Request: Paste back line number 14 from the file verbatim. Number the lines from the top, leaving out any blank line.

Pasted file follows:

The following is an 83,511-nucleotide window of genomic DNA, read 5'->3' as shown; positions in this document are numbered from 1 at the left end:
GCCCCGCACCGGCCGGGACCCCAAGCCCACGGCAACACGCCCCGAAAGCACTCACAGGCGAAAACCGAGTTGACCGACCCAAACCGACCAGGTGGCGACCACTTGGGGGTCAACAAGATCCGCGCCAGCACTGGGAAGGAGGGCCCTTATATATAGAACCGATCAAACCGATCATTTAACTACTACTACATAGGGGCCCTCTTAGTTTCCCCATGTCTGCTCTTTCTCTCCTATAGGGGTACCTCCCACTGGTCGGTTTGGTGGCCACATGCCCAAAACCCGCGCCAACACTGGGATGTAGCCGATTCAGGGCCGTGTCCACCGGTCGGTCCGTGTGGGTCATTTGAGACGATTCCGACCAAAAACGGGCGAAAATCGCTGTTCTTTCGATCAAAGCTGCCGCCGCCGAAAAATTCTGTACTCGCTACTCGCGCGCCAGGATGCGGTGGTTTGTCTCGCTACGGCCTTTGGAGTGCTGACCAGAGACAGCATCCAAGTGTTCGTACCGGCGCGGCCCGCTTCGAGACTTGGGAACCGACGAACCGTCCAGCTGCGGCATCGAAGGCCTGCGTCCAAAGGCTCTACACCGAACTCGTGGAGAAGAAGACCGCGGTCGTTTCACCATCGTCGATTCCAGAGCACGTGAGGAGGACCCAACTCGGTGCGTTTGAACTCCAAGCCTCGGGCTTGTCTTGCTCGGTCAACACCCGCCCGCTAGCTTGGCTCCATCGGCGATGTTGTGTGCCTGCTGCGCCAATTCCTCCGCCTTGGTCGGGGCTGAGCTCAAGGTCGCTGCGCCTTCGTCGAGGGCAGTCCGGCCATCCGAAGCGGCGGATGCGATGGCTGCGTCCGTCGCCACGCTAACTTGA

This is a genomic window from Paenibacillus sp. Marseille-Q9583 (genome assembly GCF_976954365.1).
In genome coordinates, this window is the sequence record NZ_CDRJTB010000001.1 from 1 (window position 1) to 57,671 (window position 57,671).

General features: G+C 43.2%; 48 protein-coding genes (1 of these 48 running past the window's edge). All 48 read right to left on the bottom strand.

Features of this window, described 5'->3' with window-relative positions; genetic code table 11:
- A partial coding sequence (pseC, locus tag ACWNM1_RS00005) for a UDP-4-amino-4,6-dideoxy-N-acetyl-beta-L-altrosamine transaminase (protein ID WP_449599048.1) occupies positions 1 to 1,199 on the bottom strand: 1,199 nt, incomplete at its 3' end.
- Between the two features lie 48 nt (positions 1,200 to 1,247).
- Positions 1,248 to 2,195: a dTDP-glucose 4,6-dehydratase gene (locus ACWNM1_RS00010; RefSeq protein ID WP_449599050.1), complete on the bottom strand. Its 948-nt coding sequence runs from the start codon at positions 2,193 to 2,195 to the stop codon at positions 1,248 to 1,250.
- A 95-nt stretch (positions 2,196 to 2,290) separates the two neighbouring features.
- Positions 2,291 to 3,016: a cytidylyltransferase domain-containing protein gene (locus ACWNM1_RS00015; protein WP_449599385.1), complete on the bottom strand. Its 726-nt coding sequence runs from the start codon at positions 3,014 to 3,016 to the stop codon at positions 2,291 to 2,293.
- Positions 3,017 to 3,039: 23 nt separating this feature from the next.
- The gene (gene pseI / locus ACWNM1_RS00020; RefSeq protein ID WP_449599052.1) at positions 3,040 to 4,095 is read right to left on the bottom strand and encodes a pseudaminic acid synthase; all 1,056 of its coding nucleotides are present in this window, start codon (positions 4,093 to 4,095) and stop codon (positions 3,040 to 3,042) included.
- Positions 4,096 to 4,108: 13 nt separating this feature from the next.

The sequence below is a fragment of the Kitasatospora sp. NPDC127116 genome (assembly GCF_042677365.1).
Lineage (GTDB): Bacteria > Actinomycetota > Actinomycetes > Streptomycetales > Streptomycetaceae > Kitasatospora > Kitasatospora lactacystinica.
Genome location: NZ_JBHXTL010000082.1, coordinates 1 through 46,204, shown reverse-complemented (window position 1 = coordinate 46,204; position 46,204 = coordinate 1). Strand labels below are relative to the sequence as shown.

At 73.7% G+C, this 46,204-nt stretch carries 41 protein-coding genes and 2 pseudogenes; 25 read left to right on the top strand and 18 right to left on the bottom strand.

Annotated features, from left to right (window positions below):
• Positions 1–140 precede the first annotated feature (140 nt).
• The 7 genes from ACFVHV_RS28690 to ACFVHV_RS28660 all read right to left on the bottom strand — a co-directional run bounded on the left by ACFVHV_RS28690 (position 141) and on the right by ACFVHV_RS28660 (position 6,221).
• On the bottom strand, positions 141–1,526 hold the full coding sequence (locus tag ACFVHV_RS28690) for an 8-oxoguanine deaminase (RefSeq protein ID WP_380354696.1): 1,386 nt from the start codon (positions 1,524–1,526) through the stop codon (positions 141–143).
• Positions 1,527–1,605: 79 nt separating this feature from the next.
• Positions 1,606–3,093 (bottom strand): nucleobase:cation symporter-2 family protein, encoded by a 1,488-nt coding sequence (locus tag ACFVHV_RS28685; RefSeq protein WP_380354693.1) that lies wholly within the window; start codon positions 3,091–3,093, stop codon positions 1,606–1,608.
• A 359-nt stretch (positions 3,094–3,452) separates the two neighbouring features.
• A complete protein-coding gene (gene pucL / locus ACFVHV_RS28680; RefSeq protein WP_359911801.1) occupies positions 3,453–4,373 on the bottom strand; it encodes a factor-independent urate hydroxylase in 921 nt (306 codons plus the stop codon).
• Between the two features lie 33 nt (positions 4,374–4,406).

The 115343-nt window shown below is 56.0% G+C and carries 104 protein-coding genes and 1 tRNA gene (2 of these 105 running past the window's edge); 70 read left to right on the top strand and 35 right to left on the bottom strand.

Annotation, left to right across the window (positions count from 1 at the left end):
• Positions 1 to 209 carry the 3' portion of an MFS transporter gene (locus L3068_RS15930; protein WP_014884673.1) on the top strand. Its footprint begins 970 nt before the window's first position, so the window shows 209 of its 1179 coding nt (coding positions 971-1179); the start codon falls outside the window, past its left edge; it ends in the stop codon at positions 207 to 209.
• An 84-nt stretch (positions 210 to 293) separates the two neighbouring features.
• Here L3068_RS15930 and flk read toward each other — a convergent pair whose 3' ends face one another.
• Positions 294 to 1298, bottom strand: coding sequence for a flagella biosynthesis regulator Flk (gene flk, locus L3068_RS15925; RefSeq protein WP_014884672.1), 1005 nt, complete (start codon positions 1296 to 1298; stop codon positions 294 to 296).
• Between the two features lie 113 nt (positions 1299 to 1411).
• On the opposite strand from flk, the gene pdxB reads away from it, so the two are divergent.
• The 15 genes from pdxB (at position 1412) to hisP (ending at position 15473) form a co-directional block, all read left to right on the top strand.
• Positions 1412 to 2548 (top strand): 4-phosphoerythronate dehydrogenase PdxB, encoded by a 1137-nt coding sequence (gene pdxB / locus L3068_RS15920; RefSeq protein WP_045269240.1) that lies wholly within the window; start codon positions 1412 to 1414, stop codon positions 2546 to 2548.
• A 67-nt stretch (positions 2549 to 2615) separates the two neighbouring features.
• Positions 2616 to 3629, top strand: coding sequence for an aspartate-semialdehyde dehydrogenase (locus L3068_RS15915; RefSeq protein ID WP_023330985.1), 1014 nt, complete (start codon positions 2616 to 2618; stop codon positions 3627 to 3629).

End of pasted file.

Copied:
- Positions 4,096 to 4,108: 13 nt separating this feature from the next.